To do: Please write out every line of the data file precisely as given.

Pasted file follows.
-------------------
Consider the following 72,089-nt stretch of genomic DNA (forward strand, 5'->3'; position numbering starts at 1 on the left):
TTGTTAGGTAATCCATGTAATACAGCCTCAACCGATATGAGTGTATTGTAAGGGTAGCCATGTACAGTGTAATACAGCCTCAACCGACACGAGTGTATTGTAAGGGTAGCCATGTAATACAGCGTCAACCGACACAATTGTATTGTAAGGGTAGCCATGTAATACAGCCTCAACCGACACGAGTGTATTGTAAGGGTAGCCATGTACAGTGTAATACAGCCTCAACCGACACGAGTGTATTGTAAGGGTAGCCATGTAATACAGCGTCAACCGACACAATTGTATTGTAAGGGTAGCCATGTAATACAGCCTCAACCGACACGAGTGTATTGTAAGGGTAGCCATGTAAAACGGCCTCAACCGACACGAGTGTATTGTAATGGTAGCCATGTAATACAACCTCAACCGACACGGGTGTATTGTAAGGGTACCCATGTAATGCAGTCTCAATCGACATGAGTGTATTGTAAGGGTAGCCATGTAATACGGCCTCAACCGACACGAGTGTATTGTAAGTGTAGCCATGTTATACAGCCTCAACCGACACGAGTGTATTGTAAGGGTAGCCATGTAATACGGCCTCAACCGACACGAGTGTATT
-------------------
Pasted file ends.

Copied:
Consider the following 72,089-nt stretch of genomic DNA (forward strand, 5'->3'; position numbering starts at 1 on the left):
TTGTTAGGTAATCCATGTAATACAGCCTCAACCGATATGAGTGTATTGTAAGGGTAGCCATGTACAGTGTAATACAGCCTCAACCGACACGAGTGTATTGTAAGGGTAGCCATGTAATACAGCGTCAACCGACACAATTGTATTGTAAGGGTAGCCATGTAATACAGCCTCAACCGACACGAGTGTATTGTAAGGGTAGCCATGTACAGTGTAATACAGCCTCAACCGACACGAGTGTATTGTAAGGGTAGCCATGTAATACAGCGTCAACCGACACAATTGTATTGTAAGGGTAGCCATGTAATACAGCCTCAACCGACACGAGTGTATTGTAAGGGTAGCCATGTAAAACGGCCTCAACCGACACGAGTGTATTGTAATGGTAGCCATGTAATACAACCTCAACCGACACGGGTGTATTGTAAGGGTACCCATGTAATGCAGTCTCAATCGACATGAGTGTATTGTAAGGGTAGCCATGTAATACGGCCTCAACCGACACGAGTGTATTGTAAGTGTAGCCATGTTATACAGCCTCAACCGACACGAGTGTATTGTAAGGGTAGCCATGTAATACGGCCTCAACCGACACGAGTGTATT